Andy Bertepelle, MBA, MSN, MHCDS '22
Having already received the formal education that I needed for my role as CNO, my focus in the MHCDS degree program is on how I can become a better leader and a better change agent for healthcare.
Tell us about yourself, Andy.
I am the CNO at the Gunnison Valley Hospital in Colorado. In this role, I have executive oversight of all clinical departments. In addition to my duties at GVH, I am also a father and step-father to 3 wonderful children and a grandfather to 2 more. I served in the US Navy, 9 years active duty and 3 years in the reserves.
Why did you decide to take the MHCDS program?
Having already received the formal education that I needed for my role, I was focused on how I can truly become a better leader and a better change agent for healthcare. I found the MHCDS program curriculum and approach to meet that need as the students were representatives from all aspects of healthcare; Physicians, Nurses, Administrators, Health Policy Experts, and experts from the insurance industry. I believe that if we intend to improve healthcare, fix the challenges and perform better, we can only do it if we have the right people at the table. The MHCDS program puts the right people at the table. Having the right people in this program brought together by a curriculum that is innovative and forward thinking, I felt this program was not only exactly what I needed, but it is exactly what the healthcare industry needs. Given this, I chose the MHCDS program so I could be part of the solution to the healthcare challenges we face across the country.
What has been the best part of the program for you – so far?
The best part of the program must be expanded from a singular answer to an answer that has two parts. First and foremost, the thoughtful curriculum that looks toward innovation and is taught by some of the best thought leaders and professors that are working in this field. The MHCDS program is not just a business school program; it is a true combination and collaboration between the Tuck School of Business, The Geisel School of Medicine, and the Dartmouth Institute for Health Policy and Clinical Practice (TDI). It is the most collaborative, multidisciplinary health care program available. The quality of the education provided through the MHCDS program is second to none.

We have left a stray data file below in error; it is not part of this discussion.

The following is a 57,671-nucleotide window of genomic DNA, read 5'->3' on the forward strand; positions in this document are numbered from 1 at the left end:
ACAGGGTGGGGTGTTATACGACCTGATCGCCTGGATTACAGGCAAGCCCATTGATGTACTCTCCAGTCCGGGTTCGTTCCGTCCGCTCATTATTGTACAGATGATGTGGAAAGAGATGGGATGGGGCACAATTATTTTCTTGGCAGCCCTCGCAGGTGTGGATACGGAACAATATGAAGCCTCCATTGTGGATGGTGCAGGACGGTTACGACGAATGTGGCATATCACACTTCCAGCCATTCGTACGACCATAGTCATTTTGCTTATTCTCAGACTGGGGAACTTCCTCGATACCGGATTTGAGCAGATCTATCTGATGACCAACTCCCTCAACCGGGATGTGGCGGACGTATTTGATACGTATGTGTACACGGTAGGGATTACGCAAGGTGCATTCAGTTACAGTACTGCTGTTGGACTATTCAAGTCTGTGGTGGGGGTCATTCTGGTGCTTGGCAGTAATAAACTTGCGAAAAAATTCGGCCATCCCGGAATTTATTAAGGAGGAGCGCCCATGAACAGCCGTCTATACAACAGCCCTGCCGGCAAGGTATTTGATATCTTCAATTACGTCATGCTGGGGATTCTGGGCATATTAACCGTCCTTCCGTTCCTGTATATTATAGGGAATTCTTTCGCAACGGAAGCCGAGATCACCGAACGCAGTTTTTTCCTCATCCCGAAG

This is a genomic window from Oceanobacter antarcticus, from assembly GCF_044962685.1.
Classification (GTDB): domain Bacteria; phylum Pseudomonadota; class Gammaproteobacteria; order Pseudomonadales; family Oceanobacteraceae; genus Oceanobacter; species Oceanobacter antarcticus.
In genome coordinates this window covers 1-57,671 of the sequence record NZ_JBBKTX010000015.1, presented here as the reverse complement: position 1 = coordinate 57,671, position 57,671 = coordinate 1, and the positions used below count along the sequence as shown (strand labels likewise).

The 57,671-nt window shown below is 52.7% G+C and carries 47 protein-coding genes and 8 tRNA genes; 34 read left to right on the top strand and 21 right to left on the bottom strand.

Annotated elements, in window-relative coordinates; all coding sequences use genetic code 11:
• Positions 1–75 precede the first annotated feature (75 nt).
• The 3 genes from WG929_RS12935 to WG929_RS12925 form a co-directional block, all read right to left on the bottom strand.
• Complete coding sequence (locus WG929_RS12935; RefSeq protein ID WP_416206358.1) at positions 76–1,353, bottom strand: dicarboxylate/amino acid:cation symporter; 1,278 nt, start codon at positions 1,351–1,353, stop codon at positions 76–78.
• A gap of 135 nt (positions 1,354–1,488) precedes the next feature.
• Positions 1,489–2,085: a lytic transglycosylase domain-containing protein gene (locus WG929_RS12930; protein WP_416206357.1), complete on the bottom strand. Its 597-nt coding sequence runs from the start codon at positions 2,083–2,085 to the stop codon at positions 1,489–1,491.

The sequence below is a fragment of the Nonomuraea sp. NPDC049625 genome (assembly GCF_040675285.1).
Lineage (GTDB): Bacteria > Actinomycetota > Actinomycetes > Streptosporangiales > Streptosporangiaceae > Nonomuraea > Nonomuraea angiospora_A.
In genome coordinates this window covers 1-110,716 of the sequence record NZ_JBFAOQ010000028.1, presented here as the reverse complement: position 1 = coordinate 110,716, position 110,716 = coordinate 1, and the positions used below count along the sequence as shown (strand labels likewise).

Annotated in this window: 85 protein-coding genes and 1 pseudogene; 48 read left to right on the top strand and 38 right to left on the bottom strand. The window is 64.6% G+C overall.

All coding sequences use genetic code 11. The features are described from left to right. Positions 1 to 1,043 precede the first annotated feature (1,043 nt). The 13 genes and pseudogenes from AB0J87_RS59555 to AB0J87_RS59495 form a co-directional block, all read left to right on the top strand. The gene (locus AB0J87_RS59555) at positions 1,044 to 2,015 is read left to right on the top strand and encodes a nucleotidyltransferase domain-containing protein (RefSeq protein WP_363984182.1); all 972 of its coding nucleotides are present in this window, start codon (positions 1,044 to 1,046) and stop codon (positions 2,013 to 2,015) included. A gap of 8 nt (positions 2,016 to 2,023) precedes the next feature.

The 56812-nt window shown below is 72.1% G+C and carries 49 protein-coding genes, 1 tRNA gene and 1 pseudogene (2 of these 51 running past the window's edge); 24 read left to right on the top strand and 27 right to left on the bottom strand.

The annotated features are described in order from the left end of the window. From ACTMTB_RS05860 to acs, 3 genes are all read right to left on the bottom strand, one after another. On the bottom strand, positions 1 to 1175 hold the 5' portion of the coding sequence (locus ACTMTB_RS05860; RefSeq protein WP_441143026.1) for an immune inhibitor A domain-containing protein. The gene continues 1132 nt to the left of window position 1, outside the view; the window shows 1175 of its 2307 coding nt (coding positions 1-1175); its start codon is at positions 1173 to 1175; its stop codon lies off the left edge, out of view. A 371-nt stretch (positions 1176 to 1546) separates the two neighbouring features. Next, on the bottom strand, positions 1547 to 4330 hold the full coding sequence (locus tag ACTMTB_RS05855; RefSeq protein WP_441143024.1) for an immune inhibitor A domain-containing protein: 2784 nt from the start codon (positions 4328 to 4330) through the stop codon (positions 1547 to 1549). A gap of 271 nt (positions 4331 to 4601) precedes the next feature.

The second aspect that is equally important to the aforementioned is the true multi-disciplinary make-up of the student body. The relationships that I have built with fellow students is stronger than any I have experienced in any of my previous education programs. I now have colleagues for life that are representative of nearly every aspect of the healthcare continuum. The new level of access I have to so many experts (and now friends) that I can simply call or text for advice is so very valuable now and in the future.
How have you used (or will use) the skills/knowledge you have gained so far? Do you have a real-life example?
My goal has always been to use the skills and knowledge to fix health care in my immediate surroundings and I am working on that as an influencer on policy work in Colorado. Another concrete example I’d offer is Professor Paul Argenti’s framework around developing a “One Company Culture” I’m using those insights to help my own organization develop its own “One Company Culture” at Gunnison Valley Hospital and it has been well received.
Do you have one thing you can tell other potential applicants to the MHCDS program?
Just Do It! Networking capabilities matter as much, if not more than the knowledge I’ve gained. The connections I’ve made with fellow classmates, alumni, faculty and staff are so strong and durable. I cannot overstate how valuable it is to have a rolodex of connections like the one’s I’ve made with CEOs and senior leaders from all different aspects of health care. As I go through my career, I will always have those resources and the incredibly valuable insights I can mine from that network.